The Dying Light

As I write this, I'm sitting in a recliner by my window.  The sun is going down.  A few stray birds are out in the tree making noise.  Every once in a while I vehicle drives by, tires hissing on the road.  I've just spent the past hour or so working on the cannibal manuscript, getting it ready for Kindle.  The two short stories on there sell, not a lot, but they sell.  I think the novel will do better.

I had music playing while I edited it.  Old blues.  Very old blues.  It didn't totally fit the story, but the songs can be creepy, and that did fit the vibe.  Old country music would've been better, but I don't exactly have that sitting around.

The novel was with a publisher for quite some time. In the end, it was with it for too long, and I yanked it.  A six month wait time had grown into a year, and when I put it on Kindle I not only eliminate the middleman, but I'm also free to continue to shop it around, which I may do depending on sales.  Selling a few thousand copies will be splendid.  Even a few hundred will cause me to celebrate.  Sell enough, and I'll be able to focus on the writing one hundred percent.  No, Kindle is not ideal (especially since I don't own one and have no desire to change that), but it does make the work available, which is the main goal.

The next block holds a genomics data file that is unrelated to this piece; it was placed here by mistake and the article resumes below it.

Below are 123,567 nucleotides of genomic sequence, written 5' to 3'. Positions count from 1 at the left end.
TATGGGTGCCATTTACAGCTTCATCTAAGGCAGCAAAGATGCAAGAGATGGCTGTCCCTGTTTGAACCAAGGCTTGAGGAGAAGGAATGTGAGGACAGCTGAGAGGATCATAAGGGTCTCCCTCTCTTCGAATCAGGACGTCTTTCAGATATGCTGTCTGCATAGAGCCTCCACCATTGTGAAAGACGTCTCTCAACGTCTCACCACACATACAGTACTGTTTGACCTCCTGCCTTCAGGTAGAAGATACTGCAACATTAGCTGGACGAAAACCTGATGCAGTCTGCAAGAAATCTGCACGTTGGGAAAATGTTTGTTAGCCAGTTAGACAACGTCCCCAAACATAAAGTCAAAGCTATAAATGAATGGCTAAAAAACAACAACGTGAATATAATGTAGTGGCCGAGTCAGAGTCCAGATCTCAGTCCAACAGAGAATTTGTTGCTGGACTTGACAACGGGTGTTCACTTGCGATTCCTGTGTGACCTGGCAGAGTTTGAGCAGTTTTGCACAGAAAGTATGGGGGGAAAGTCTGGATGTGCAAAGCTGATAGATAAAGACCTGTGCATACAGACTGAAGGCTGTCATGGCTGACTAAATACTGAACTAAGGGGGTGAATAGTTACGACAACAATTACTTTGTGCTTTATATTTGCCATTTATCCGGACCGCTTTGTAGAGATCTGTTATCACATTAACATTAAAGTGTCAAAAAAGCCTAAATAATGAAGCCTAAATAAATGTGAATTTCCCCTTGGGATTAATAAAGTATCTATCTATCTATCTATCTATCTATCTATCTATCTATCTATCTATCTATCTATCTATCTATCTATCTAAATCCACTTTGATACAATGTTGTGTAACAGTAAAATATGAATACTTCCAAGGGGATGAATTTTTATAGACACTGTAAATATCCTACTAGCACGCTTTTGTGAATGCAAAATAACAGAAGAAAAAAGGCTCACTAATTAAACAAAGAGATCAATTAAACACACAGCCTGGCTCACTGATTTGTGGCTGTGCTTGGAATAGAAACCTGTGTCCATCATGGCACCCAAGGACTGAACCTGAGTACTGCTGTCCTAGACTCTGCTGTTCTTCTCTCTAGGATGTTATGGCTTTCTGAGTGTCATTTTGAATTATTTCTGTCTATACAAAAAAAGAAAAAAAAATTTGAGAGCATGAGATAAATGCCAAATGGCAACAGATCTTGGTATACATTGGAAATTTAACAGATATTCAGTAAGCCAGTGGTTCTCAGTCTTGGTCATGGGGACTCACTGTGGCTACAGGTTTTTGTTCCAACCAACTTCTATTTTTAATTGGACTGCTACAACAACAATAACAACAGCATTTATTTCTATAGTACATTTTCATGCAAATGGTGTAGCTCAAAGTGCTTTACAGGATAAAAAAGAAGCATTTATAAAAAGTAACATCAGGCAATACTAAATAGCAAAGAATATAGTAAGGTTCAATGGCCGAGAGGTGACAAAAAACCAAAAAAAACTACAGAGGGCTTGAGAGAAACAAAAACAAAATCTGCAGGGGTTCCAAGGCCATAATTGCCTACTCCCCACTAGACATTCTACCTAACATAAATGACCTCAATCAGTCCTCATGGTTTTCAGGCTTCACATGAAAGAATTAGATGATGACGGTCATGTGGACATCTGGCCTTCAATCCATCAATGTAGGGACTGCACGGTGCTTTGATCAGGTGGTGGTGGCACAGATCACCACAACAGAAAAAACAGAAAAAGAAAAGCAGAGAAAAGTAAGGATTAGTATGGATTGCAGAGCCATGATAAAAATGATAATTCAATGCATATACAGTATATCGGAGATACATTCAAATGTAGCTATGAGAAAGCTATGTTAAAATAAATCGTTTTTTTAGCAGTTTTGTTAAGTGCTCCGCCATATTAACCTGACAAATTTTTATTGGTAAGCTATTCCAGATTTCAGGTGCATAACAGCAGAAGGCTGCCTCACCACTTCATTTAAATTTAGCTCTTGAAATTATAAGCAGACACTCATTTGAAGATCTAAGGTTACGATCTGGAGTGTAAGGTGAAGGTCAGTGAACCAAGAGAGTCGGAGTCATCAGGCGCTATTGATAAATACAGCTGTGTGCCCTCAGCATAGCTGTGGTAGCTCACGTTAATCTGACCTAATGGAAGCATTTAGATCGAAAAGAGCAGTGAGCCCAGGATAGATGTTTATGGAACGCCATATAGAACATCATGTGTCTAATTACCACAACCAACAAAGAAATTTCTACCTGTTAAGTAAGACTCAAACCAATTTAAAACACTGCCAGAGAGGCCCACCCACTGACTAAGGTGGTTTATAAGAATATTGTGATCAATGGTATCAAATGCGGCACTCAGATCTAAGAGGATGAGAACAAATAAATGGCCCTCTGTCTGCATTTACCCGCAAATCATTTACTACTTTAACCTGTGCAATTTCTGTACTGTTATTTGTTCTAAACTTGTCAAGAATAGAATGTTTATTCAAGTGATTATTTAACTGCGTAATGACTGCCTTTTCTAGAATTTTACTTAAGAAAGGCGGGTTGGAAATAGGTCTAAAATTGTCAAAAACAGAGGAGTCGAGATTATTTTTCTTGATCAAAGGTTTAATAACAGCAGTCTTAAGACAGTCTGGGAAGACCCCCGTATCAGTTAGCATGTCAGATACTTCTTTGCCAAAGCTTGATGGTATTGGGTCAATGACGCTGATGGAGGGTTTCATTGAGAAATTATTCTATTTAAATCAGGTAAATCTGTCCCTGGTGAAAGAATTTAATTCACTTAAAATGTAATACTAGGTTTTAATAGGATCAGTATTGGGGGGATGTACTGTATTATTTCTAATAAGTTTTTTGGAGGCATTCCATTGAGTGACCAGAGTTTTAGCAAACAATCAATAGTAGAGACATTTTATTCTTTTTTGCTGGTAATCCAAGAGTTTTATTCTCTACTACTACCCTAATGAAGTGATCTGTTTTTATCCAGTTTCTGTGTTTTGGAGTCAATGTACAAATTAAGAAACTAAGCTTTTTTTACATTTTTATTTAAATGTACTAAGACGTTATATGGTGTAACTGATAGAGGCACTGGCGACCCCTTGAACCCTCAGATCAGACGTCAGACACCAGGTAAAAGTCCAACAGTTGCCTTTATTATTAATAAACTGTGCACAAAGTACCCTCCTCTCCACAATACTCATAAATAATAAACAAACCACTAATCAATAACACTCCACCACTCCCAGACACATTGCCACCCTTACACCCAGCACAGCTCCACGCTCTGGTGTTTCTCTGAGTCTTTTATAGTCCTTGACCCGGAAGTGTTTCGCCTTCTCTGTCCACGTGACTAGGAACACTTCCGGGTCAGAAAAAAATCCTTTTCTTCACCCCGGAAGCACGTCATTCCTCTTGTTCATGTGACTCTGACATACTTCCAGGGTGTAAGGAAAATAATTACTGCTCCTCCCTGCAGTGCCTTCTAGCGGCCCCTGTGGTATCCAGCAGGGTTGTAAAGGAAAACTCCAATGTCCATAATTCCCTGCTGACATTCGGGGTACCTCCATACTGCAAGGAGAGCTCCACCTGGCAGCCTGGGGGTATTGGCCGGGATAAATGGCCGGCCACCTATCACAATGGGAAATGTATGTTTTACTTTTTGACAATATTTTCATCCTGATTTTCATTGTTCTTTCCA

The light outside continues to die.  My back, thanks to a run-in with the recycling container, is screaming at me for a hot soak, which I think should happen.  I want to forge on, though.  Get this novel up and available.  I'm finding it hard to concentrate, though, as my back is at a pain level of twelve and feels quite unlike its normal pain, which has become a hard friend over the past decade or so.